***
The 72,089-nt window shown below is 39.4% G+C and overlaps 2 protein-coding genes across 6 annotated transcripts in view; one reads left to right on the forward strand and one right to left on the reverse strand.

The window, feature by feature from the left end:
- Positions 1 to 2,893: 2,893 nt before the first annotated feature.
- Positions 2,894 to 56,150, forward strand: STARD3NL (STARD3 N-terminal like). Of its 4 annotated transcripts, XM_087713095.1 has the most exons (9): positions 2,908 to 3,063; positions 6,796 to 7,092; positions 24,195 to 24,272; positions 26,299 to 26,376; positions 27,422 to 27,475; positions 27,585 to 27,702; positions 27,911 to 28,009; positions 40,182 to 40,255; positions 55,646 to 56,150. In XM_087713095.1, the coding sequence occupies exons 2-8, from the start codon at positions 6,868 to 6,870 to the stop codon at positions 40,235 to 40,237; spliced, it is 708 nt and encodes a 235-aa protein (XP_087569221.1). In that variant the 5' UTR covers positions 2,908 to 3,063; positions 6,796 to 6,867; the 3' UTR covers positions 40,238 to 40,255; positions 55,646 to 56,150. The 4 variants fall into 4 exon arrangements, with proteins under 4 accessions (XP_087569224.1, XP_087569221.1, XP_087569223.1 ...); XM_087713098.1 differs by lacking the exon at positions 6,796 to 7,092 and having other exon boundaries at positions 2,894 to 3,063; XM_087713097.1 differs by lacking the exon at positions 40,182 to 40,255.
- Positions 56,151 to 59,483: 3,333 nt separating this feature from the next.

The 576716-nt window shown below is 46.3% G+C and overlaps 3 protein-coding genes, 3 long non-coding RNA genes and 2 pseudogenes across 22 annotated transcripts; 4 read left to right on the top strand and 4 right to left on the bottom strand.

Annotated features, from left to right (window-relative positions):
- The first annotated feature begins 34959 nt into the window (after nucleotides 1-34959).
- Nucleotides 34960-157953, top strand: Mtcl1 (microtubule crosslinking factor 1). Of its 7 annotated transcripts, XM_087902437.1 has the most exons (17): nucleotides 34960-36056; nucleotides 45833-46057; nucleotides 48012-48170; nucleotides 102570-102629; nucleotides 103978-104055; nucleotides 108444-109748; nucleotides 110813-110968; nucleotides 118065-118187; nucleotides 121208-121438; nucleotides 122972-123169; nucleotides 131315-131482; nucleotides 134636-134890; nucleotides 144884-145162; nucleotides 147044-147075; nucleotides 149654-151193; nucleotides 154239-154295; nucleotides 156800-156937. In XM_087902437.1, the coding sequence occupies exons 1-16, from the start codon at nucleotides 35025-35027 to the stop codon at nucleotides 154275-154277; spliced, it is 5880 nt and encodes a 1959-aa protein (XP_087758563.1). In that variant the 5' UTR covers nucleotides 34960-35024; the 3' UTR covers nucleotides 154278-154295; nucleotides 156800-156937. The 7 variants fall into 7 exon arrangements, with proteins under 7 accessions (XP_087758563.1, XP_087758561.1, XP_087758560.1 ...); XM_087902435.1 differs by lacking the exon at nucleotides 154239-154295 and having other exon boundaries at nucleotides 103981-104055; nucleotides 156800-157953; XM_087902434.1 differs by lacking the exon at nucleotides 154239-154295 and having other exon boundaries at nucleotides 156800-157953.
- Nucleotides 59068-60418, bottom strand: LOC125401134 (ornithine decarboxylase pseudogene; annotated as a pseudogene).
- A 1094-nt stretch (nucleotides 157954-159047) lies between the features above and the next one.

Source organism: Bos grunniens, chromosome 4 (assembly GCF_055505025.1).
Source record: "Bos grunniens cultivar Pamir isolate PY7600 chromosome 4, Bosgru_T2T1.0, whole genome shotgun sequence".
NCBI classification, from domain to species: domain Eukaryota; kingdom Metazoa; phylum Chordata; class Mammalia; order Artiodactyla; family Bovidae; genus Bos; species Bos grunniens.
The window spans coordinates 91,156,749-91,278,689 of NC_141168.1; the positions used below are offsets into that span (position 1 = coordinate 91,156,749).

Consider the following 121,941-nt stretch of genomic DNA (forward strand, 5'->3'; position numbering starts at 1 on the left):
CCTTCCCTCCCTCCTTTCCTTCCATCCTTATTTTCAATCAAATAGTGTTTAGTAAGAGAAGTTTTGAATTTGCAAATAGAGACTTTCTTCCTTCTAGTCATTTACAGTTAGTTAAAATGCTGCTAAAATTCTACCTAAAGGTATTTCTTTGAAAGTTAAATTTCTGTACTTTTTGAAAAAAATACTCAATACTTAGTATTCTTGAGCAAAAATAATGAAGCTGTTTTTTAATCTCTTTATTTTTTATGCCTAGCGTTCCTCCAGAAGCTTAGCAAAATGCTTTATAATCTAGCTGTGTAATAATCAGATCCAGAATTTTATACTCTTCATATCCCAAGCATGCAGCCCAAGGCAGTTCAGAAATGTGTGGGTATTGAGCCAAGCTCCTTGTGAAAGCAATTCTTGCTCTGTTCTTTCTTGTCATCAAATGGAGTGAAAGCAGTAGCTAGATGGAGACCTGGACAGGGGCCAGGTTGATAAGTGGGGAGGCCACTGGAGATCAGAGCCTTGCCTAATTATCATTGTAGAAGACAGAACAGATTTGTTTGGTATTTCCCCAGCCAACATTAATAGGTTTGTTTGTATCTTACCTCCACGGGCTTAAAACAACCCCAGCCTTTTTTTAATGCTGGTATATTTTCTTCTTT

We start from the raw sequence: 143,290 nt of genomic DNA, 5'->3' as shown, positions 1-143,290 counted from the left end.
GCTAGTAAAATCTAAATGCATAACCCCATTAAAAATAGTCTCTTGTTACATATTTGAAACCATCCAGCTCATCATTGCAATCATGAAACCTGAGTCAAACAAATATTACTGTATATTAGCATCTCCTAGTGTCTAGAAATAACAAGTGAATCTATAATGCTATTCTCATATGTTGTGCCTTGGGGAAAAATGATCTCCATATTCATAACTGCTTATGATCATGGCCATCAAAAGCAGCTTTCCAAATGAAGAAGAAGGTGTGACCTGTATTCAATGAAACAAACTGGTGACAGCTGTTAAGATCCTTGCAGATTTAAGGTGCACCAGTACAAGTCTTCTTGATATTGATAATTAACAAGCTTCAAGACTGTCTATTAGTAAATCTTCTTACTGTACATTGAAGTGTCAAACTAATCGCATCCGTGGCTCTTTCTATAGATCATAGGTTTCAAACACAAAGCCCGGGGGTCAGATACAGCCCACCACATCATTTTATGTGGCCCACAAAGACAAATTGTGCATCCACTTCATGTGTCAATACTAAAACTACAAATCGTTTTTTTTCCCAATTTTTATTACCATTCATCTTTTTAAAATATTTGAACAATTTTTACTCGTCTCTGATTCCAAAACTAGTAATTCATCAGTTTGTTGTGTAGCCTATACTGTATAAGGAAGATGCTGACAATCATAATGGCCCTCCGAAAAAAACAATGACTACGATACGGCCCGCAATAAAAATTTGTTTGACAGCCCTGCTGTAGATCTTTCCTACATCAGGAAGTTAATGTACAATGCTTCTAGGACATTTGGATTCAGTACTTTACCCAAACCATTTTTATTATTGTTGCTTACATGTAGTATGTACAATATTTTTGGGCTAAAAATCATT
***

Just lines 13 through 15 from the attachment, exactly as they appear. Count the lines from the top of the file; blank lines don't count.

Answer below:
Source record: "Bos grunniens cultivar Pamir isolate PY7600 chromosome 4, Bosgru_T2T1.0, whole genome shotgun sequence".
NCBI classification, from domain to species: domain Eukaryota; kingdom Metazoa; phylum Chordata; class Mammalia; order Artiodactyla; family Bovidae; genus Bos; species Bos grunniens.
The window spans coordinates 91,156,749-91,278,689 of NC_141168.1; the positions used below are offsets into that span (position 1 = coordinate 91,156,749).